Saturday, April 8, 2023

Diabetes in children: everything you need to know


Signs, symptoms, causes, diagnosis, treatment... Diabetes in children must be distinguished from diabetes in adults in many ways.

Type 1 and Type 2: Diabetes mellitus:

When it comes to discussing childhood diabetes, it's important to remember that there are two types of diabetes, type 1 and type 2, which are basically two different diseases that share only a name.

Type 1 diabetes, which is the type we're interested in here, results from a hormonal deficiency: It occurs when the pancreas stops producing insulin. In other words, the pancreas can no longer secrete insulin. We are talking about insulin-dependent diabetes.
On the other hand, type 2 diabetes is caused by insulin resistance. This is why we talk so much about insulin resistance.

Either way, these insulin problems lead to hyperglycemia, which is excess sugar in the blood. A phenomenon not without danger to the body.
Type 1 diabetes is a chronic autoimmune disease in which the immune system mistakenly attacks insulin-producing cells (specifically the beta cells of the islet of Langerhans in the pancreas).

Signs and symptoms to watch out for:

Signs and symptoms that should warrant a consultation can be difficult to spot, especially in infants:

  • urinating frequently We're talking about frequent urination, with heavier diapers and/or getting wet more quickly, or more frequent visits to the toilet in a clean baby.
  • You feel thirsty often, due to lack of water or even dehydration.
  • Later signs may appear later, such as weight loss and fatigue.

These symptoms are explained simply by a chain reaction. When hyperglycemia becomes severe and persistent, glucose appears in the urine (normally there is no glucose in the urine): this is called glycosuria. When this by itself becomes very large (several hundred grams per day), the kidneys have to remove a lot of water to dilute the glucose in the urine. As a result, the child urinates a lot and often. He becomes dehydrated, which leads to extreme thirst, weight loss, and fatigue.

Complications in case of delayed diagnosis and treatment:

If the treatment is not given quickly, an increase in the acidity of the blood may occur due to the alternative use of fats. We are talking about ketoacidosis. Symptoms of ketoacidosis include abdominal pain, nausea, vomiting, and rapid breathing. This is clearly a life-threatening emergency, and can lead to ketoacidosis coma or even death.

At what age can you get diabetes?

Keep in mind that type 1 diabetes occurs suddenly in a child's life. It's not something that just takes off.
Type 1 diabetes has, on average, around age eight, but it can start as early as six months.
The autoimmune reaction that occurs in type 1 diabetes is still a mystery. Several hypotheses have been put forward. There may be a genetic predisposition, but this does not explain all cases, because it often happens that a child is affected without his relatives being affected by this diabetes. But this will only be a "genetic ground", and not a systemic transmission of the disease.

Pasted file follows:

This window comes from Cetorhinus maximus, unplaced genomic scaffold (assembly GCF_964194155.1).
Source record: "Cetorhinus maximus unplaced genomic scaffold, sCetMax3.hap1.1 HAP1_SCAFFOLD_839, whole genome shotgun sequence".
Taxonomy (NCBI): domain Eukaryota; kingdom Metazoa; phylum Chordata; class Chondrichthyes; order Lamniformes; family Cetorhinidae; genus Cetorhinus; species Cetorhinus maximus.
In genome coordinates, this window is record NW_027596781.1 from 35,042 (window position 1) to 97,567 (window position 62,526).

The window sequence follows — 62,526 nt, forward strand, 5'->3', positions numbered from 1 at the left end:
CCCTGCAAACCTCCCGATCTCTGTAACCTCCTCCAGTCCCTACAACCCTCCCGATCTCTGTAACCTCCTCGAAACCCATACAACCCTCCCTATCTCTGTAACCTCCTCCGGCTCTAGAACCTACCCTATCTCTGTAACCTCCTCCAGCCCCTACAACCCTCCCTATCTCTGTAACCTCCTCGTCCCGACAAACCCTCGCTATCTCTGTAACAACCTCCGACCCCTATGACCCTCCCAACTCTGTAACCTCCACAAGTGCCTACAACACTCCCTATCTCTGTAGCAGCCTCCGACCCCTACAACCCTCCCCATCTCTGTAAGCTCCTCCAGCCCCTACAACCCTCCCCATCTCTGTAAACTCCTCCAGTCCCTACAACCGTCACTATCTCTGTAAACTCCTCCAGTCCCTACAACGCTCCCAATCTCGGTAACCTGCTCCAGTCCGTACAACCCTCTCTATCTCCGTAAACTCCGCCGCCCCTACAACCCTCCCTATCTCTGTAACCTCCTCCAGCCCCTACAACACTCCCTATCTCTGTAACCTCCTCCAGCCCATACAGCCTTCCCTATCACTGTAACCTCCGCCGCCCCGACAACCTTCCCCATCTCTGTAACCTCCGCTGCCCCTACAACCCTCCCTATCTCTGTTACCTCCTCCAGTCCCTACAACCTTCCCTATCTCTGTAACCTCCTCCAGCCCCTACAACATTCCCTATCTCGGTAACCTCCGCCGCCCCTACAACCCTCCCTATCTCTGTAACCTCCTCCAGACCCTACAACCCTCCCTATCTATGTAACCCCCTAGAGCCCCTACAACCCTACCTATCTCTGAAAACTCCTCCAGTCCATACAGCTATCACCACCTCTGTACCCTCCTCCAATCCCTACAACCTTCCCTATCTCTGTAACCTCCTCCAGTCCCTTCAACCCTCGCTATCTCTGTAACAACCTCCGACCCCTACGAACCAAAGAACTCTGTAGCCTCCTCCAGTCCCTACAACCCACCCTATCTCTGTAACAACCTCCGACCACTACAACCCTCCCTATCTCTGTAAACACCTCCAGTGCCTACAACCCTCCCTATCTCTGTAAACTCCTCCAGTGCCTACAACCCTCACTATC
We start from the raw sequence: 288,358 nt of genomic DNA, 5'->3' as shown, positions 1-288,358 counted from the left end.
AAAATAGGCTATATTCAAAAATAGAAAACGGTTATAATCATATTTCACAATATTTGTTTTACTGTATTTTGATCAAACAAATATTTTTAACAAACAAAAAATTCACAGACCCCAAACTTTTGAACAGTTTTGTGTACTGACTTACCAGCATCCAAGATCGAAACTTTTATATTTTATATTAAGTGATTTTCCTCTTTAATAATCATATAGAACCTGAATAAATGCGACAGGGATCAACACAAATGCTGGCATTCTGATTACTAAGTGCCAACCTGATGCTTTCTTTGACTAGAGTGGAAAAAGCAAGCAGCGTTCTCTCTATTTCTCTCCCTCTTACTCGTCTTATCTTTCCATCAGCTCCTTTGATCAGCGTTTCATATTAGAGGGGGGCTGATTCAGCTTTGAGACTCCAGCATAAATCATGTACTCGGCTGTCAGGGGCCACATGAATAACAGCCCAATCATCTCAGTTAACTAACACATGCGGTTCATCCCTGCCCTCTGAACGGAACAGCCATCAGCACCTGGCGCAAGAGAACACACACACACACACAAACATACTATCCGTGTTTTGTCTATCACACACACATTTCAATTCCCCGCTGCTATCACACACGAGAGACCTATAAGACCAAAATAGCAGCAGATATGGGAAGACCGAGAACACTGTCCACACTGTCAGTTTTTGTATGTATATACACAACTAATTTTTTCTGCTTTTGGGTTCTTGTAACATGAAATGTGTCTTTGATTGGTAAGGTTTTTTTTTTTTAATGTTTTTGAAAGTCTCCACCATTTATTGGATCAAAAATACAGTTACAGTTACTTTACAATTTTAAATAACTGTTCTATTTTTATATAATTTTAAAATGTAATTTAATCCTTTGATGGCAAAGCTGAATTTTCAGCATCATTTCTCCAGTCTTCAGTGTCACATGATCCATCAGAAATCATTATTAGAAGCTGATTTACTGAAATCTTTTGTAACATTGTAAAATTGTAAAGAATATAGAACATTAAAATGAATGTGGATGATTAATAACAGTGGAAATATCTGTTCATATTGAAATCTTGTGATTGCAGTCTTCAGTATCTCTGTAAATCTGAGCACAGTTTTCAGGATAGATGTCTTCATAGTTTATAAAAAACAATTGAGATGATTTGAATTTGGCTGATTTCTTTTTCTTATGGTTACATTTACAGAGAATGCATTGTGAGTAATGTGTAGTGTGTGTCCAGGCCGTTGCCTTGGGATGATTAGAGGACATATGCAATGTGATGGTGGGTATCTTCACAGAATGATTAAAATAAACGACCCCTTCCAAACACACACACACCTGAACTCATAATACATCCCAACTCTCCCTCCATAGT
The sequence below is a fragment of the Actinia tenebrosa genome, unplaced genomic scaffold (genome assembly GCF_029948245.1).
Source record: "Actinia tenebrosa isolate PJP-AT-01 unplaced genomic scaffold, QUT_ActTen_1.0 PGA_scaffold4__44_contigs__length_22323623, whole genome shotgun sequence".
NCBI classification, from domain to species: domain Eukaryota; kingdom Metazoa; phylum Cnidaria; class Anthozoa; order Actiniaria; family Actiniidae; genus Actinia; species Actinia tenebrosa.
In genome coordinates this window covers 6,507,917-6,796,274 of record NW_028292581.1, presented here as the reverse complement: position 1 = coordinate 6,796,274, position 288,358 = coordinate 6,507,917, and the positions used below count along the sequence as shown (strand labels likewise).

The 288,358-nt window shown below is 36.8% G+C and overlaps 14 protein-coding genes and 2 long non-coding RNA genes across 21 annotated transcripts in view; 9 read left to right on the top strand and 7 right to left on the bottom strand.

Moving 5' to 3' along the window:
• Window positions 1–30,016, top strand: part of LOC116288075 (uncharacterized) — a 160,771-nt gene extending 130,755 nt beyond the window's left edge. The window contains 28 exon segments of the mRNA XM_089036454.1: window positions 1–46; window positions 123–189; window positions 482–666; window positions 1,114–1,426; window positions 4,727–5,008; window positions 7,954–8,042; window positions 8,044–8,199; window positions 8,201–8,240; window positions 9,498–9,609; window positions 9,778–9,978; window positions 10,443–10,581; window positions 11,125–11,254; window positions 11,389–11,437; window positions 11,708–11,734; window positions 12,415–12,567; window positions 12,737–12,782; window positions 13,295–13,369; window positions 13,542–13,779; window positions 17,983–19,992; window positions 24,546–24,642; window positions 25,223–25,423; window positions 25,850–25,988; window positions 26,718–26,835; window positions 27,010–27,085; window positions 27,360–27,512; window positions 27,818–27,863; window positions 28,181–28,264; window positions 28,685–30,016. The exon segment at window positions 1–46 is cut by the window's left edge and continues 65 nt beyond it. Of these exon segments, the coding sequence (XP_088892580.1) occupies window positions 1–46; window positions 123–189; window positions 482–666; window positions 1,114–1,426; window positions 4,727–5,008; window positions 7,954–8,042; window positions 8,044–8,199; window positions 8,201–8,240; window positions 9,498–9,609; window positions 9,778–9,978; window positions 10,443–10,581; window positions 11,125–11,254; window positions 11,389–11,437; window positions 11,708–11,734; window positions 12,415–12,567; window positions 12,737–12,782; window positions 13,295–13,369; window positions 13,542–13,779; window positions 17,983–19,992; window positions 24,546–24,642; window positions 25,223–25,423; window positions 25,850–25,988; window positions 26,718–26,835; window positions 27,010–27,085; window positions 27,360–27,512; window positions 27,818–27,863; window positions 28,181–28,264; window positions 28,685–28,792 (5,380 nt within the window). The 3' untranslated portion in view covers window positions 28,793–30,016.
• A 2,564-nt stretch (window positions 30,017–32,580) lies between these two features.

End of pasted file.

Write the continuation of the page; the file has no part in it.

We also talk about environmental causes: previous viral infections, air pollution, or food, are all mentioned without certainty. But beware of shortcuts, type 1 diabetes cannot be caused by just one viral infection.

How is the diagnosis made in young children?

First of all, the general practitioner or pediatrician, faced with the warning signs of type 1 diabetes, must think about this disease and carry out the necessary preliminary examinations.
Either a blood glucose test with a finger or ear blood sample, along with a blood glucose meter, or a urine test using a strip to measure the presence of sugar in the urine.

Ideally, these first tests should be done quickly, without going through the lab, to save time. If the result confirms abnormal blood sugar levels, the child is immediately referred to the pediatric emergency room to confirm the diagnosis and start treatment without delay.

Then the diabetic or pediatrician will do a complete initial evaluation that includes:

  • A blood test, in particular with a dose of glycated hemoglobin, that is, the fraction of hemoglobin that stabilizes the sugar present in the blood.
  • An autoimmune test, which looks for the presence of autoantibodies to insulin-secreting pancreatic cells.
  • Other tests and examinations may be added, especially with the idea of diagnosing comorbidities (autoimmune thyroiditis, celiac disease, etc.).

How to avoid diabetes in children?

Unfortunately, as of now, there are no things to do or not to do in hopes of preventing the onset of type 1 diabetes in children, as it is an autoimmune disease with unknown causes. In other words, there is no need to feel guilty afterwards once a child has been diagnosed with type 1 diabetes. It should also be noted that gestational diabetes is not currently associated with an increased risk of developing diabetes in the fetus.

On the other hand, a healthy and active lifestyle, with a varied and balanced diet, can reduce the risk of obesity and type 2 diabetes, which can go hand in hand.
Once diagnosed with diabetes, the child and his family are most often treated by the pediatric diabetology department at the nearest hospital. There, medical teams that specialize in managing the disease generally give parents the tools and resources to learn how to deal with the situation.